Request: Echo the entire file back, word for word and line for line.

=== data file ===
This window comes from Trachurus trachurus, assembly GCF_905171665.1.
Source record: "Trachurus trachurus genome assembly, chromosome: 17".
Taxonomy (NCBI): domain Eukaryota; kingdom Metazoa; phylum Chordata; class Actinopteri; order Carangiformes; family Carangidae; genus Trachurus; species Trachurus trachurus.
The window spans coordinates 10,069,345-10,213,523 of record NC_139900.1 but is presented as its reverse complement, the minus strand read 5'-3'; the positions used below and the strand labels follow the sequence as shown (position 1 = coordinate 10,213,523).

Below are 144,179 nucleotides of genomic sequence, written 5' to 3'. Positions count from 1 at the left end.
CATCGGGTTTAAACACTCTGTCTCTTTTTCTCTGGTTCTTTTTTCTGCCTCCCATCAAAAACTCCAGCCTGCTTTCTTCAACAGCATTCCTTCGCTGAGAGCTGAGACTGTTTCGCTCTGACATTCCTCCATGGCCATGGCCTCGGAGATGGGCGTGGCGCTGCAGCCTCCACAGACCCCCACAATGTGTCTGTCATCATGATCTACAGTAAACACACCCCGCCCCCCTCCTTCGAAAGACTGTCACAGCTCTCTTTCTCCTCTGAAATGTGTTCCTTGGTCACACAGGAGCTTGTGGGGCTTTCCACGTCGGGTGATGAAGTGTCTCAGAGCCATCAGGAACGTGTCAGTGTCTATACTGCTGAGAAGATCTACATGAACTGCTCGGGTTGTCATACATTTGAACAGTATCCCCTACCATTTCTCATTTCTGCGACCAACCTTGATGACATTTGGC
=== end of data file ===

This window comes from Trachurus trachurus, assembly GCF_905171665.1.
Source record: "Trachurus trachurus genome assembly, chromosome: 17".
Taxonomy (NCBI): domain Eukaryota; kingdom Metazoa; phylum Chordata; class Actinopteri; order Carangiformes; family Carangidae; genus Trachurus; species Trachurus trachurus.
The window spans coordinates 10,069,345-10,213,523 of record NC_139900.1 but is presented as its reverse complement, the minus strand read 5'-3'; the positions used below and the strand labels follow the sequence as shown (position 1 = coordinate 10,213,523).

Below are 144,179 nucleotides of genomic sequence, written 5' to 3'. Positions count from 1 at the left end.
CATCGGGTTTAAACACTCTGTCTCTTTTTCTCTGGTTCTTTTTTCTGCCTCCCATCAAAAACTCCAGCCTGCTTTCTTCAACAGCATTCCTTCGCTGAGAGCTGAGACTGTTTCGCTCTGACATTCCTCCATGGCCATGGCCTCGGAGATGGGCGTGGCGCTGCAGCCTCCACAGACCCCCACAATGTGTCTGTCATCATGATCTACAGTAAACACACCCCGCCCCCCTCCTTCGAAAGACTGTCACAGCTCTCTTTCTCCTCTGAAATGTGTTCCTTGGTCACACAGGAGCTTGTGGGGCTTTCCACGTCGGGTGATGAAGTGTCTCAGAGCCATCAGGAACGTGTCAGTGTCTATACTGCTGAGAAGATCTACATGAACTGCTCGGGTTGTCATACATTTGAACAGTATCCCCTACCATTTCTCATTTCTGCGACCAACCTTGATGACATTTGGC